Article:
The Queen's Departure
By early June, Royalist successes in the Midlands made it relatively safe for the Queen to move south. She left York on 4 June with 4,500 men and a munitions convoy to reinforce the King's army at Oxford. Travelling via Newark, the Queen was reunited with King Charles on 13 July. Her participation in Lord Newcastle's negotiations with local Parliamentarian commanders had helped bring about the defection of Sir Hugh Cholmley at Scarborough in March and almost succeeded in bringing about the defection of Sir John Hotham at Hull, which would have brought ruin on the Parliamentarian cause in Yorkshire. Hotham's imminent defection was suspected, however, and he was arrested at Hull by officers loyal to Parliament on 28 June 1643.
The Queen's departure in June 1643 left Newcastle free to resume military operations against the Fairfaxes. Lord Fairfax and his son Sir Thomas were at Bradford with around 4,000 trained troops and an unspecified number of irregular clubmen. Newcastle marched from York with an army 10,000 strong and a train of artillery, intending to strike a final devastating blow against the Yorkshire Parliamentarians.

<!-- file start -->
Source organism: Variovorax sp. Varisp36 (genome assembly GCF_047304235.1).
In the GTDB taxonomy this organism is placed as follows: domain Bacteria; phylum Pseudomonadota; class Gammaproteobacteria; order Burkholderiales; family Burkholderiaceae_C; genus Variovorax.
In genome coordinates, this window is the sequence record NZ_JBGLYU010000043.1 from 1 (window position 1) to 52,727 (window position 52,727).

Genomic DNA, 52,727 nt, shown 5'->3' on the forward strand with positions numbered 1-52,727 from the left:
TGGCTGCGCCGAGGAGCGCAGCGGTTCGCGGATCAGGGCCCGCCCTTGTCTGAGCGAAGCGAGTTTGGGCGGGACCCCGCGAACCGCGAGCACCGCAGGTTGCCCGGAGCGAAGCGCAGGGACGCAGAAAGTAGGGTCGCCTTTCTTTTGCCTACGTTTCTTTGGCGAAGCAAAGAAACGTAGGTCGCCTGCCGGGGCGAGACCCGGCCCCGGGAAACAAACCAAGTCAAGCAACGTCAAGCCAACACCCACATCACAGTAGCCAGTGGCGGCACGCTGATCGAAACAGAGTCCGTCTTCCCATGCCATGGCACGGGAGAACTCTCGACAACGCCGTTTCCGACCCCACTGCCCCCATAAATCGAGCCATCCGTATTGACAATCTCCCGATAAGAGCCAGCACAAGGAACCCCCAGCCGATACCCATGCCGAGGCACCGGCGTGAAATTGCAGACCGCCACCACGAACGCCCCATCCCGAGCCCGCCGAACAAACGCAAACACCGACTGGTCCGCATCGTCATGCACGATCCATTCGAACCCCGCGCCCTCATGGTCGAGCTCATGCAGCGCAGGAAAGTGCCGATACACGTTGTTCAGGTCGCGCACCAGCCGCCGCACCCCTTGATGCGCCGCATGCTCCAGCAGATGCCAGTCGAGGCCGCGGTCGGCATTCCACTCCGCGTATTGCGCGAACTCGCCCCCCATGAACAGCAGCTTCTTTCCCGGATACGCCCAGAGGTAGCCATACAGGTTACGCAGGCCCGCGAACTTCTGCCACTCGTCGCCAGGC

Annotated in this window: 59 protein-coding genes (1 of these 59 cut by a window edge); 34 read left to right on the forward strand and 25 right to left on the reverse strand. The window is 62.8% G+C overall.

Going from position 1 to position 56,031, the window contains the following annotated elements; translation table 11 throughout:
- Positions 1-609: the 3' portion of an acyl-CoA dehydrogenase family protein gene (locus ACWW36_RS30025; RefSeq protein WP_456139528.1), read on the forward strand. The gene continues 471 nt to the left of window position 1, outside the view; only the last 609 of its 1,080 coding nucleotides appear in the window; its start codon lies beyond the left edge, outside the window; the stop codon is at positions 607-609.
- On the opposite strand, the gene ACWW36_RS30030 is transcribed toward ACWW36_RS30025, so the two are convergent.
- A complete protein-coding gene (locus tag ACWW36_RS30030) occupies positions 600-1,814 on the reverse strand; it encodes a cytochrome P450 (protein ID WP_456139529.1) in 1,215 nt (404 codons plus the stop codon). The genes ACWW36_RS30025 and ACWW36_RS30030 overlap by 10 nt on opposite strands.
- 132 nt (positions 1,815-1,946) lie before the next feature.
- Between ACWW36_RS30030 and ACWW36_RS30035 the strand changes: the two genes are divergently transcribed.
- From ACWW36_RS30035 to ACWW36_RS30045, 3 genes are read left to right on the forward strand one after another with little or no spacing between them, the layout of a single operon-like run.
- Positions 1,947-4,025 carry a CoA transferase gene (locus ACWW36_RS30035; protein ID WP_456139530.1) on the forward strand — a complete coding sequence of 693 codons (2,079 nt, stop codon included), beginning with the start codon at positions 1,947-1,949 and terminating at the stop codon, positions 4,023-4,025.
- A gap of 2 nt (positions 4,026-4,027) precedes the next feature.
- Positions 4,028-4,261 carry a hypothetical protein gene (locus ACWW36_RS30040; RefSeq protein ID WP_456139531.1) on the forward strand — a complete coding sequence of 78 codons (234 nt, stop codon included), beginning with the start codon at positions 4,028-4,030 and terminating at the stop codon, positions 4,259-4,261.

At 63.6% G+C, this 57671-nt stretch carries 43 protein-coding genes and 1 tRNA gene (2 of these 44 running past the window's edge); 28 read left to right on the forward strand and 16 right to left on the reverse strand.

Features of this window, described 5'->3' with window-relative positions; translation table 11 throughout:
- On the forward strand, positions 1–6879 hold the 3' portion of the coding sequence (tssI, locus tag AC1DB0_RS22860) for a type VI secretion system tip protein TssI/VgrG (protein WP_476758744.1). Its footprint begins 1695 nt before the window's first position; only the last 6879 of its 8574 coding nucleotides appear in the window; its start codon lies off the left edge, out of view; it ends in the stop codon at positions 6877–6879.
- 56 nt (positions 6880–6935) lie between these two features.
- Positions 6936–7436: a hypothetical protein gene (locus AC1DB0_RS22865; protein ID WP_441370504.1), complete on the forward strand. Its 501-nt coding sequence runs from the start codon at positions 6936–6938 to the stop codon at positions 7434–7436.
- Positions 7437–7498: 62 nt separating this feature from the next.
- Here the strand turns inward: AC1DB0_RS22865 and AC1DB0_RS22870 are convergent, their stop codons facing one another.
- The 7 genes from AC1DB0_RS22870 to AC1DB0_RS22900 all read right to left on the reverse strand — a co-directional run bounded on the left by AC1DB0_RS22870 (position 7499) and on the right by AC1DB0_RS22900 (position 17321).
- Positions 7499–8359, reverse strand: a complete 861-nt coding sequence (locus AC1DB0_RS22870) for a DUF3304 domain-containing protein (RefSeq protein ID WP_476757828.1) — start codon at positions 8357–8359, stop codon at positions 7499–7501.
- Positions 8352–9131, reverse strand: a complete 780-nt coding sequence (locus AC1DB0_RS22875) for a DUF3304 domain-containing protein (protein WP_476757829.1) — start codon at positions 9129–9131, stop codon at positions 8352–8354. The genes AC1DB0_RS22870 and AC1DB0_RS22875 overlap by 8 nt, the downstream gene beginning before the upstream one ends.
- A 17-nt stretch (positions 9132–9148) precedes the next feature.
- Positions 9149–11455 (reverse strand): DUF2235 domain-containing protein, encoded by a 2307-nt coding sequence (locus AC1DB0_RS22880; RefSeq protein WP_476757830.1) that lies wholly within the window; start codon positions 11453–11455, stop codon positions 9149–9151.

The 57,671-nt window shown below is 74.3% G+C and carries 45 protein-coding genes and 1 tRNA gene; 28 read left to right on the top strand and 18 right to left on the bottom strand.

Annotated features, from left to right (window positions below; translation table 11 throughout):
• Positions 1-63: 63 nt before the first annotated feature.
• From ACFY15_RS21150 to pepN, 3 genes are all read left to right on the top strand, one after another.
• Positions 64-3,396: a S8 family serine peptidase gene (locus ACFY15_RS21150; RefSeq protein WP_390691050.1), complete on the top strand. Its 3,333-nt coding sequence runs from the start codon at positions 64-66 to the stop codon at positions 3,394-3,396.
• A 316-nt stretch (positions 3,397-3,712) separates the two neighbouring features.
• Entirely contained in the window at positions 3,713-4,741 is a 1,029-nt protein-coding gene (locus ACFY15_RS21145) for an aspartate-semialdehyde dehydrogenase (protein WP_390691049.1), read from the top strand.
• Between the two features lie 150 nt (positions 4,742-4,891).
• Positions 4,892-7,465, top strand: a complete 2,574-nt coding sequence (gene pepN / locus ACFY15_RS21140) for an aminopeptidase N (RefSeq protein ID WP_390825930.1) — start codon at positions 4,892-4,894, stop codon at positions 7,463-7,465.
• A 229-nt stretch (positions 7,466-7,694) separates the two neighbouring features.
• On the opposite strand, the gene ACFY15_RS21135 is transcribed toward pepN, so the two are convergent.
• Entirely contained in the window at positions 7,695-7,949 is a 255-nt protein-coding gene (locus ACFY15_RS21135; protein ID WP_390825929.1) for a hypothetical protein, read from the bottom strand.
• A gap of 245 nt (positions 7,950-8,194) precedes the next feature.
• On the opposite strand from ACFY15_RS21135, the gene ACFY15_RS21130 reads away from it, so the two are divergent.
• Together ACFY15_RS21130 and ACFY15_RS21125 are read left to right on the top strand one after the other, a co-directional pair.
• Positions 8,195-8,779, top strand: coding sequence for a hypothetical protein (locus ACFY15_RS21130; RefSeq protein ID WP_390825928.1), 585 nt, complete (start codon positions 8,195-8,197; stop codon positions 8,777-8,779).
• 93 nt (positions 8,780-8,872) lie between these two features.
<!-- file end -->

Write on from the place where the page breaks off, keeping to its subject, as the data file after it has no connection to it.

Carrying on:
Adwalton Moor, 30 June 1643
On 22 June, the Royalists stormed and captured the Parliamentarian garrison at Howley Hall between Pontefract and Bradford, then marched on Bradford itself. With provisions for no more than twelve days in an unfortified town, the Fairfaxes were in no position to withstand a siege. On 30 June, they marched out to challenge the advancing 10,000 strong Royalist army, hoping to mount a surprise attack to compensate for their inferior numbers. A delay in the mobilisation of the Parliamentarian army gave Newcastle warning of its approach and he deployed his troops on the heights of Adwalton Moor, five miles south-west of Bradford.